SAN FRANCISCO – As Gov. Gavin Newsom faces a recall election in September, a majority of California voters would likely be in favor of overhauling the state’s recall process to make it harder to remove elected officials in the midst of mandate, according to a Public Policy Institute of California poll released Wednesday.
Sixty percent of likely voters said they would support a change in state rules so that officials can only be recalled for illegal or unethical activity. Fifty-five percent would support doubling the number of signatures required to hold a recall election.
While the PPIC poll did not ask about voters’ views on whether to recall Newsom, another poll this week by the Institute of Governmental Studies in Berkeley found it with 50 percent of support at 47 percent among likely voters.
The PPIC poll found Newsom had an approval rating among likely voters of 56% on jobs and the economy.
Another suggested change to the recall rules gained even more support: holding a separate top-two election if the recall is successful and no replacement candidate receives more than 50% of the vote. Sixty-eight percent of likely voters said they would support the change, including majorities of Democrats, Republicans and Independents. Under the current system, a replacement candidate could become governor with a relatively low plurality of votes.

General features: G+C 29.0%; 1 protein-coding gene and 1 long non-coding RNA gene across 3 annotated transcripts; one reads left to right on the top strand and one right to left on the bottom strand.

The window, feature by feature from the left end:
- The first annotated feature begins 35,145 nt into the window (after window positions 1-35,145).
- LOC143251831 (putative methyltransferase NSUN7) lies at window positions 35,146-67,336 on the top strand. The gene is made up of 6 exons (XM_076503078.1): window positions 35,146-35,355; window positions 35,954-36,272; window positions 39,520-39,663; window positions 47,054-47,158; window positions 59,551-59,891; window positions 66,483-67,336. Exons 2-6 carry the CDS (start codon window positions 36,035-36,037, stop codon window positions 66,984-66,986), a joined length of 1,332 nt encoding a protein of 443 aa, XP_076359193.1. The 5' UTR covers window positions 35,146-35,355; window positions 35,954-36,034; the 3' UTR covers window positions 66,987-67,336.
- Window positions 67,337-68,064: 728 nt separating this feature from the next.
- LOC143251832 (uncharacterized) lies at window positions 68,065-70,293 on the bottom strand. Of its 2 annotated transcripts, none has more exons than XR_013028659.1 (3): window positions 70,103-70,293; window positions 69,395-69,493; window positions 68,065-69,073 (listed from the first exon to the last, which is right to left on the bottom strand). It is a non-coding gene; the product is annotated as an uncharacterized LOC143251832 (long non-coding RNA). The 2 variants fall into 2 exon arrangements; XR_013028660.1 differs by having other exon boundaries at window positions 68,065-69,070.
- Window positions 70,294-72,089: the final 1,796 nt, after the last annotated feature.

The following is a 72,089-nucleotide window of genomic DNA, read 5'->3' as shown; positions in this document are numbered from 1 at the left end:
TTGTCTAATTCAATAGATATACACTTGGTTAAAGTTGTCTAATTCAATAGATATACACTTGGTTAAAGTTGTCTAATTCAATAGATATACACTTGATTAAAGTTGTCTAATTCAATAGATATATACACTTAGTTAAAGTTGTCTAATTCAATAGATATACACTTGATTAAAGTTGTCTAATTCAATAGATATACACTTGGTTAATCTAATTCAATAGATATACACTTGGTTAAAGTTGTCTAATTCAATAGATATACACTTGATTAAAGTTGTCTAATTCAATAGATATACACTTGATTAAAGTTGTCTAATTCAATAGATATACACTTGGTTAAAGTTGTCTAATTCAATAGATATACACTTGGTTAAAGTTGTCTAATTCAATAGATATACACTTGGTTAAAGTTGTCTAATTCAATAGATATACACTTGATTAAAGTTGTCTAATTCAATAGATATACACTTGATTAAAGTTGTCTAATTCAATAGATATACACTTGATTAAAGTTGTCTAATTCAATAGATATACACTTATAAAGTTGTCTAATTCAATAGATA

Still, voters said they would rather keep the recall option rather than abandon it altogether. Eighty-six percent said they think it is good that the state’s constitution allows for recall of elected officials, although 69 percent – including 90 percent Democrats and 36 percent Republicans – said the current recall price was a waste of money. PPIC asked voters about an estimated first cost for counties of $ 215 million, although heads of state now estimate its overall cost at $ 276 million.
Changing the recall process would require amending the constitution, which would take yet another statewide voting step. In an accompanying blog post, PPIC President and CEO Mark Baldassare recommended “creating a bipartisan commission that offers policy recommendations to California voters to consider in the November 2022 ballot to l ‘statewide’.
The PPIC survey of 1,569 California residents was conducted July 6-14 and has an overall margin of error of 3.4%. It has a 4.2% margin of error for questions involving the likely 937 voters.